The European Commission has recognised that a prudential framework designed for banks should be simplified for non-banks and has therefore published legislative proposals that aim to introduce more proportionate and risk-sensitive rules for investment firms. Under these proposals, the vast majority of investment firms in the EU would no longer be subject to rules that were originally designed for banks. At the same time, the largest and most systemic investment firms would be subject to the same regime as European banks and regulated as banks.
The proposed framework is based on a firm’s actual activities, its market presence and risk profile, and to achieve this, a proportionate approach is proposed. The proposal includes:
- new and simpler prudential rules for the large majority of investment firms which are not systemic, without compromising financial stability; and
- amended rules to ensure that large, systemic investment firms which carry out bank-like activities and pose similar risks as banks are regulated and supervised like banks. As a consequence, the European Central Bank, in its supervisory capacity, (the Single Supervisory Mechanism) would supervise such systemic investment firms in the Banking Union. This will ensure level playing field between the large and systemic financial institutions.
Firms are divided into three classes.
- Class 1 – Those systemic investment firms which carry out certain bank-like activities (i.e. underwriting and dealing on own account) and have assets over €30 billion. These systemic firms will be regulated as banks and fully subject to the same treatment as banks.
- Class 2 – For larger non-systemic firms, the rules introduce a new way of measuring their risks based on their business models using K-factors. For firms which trade financial instruments, these will be combined with a simplified version of existing rules.
- Class 3 – The capital requirements for the smallest and least risky investment firms will be set in a simpler way. The rules will be comprehensive and robust enough to capture the risks of investment firms, yet flexible enough to cater to various business models and ensure that these firms can remain commercially-viable. These firms would not be subject to any additional requirements on corporate governance or remuneration.
The ECON committee of the European Parliament has adopted the Commission proposals albeit with some amendments.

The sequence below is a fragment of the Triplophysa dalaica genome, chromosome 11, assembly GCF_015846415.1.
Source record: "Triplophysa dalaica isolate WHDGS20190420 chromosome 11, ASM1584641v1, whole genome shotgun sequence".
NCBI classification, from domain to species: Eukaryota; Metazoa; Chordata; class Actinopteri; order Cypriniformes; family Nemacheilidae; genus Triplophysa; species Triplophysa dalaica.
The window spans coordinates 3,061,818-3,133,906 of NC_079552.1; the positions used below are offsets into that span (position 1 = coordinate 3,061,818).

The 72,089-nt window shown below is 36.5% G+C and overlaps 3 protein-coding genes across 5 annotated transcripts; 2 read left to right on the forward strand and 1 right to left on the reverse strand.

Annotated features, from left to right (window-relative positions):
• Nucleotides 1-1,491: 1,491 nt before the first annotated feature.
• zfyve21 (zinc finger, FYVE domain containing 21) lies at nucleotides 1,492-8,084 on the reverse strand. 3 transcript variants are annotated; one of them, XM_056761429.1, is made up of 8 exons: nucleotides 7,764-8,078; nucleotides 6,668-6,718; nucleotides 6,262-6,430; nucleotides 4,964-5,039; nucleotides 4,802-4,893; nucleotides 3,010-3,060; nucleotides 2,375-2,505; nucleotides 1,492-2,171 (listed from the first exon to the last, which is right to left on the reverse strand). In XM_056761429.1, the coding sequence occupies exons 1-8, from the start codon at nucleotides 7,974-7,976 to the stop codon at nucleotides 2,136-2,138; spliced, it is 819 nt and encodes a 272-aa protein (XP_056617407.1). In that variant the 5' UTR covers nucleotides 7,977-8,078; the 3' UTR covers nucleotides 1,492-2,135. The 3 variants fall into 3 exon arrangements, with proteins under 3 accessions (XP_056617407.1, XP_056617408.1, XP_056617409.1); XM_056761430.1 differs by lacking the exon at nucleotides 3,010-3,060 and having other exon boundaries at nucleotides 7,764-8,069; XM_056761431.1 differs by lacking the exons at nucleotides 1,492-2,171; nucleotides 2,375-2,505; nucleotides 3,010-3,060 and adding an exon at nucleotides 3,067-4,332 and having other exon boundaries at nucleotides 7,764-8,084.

Some of the changes are:
- Increasing some thresholds for client money and safeguarded assets to keep more Class 3 firms out of Class 2
- Revised definitions of K-factors such as removing investment advice from assets under management K-factor (K-AUM) and eliminating the overlap between the latter and client orders handled (K-COH)
- Different haircuts for segregated client money held (K-CMH) and non-segregated
- Allowing firms that deal on own account to remain on CRR if they so wish
- Widening the definition of liquid assets to include cash at bank and certain liquid financial instruments
- All firms will have to hold PII
Parliament and the Council will now begin negotiations and if agreement is reached before the end of the current session of Parliament, then the Regulation and Directive could come in effect as early as 2020. However, if agreement is not reached, 2021 is a more likely date.
This is hopefully the beginning of the end for the more disproportionate parts of CRD for many investment firms. For non-MiFID investment firms, the FCA may take the opportunity to align its own rules with the new approach. Whilst there will be some simplification of prudential compliance for some investment firms, it may not reduce regulatory capital requirements for all and indeed, for some firms, the prudential burden may well increase – for example, exempt CAD firms.
We recommend that you work out which class you will fall into and model the capital you will need based on the latest ECON proposals and plan for any shortfall. We can help you do all of this.
Please get in touch to find out how we can help you prepare for the changes and challenges ahead.
Prudential regime updates from September:
|ECON votes to adopt draft reports on the revised framework||Press release||24.09.18|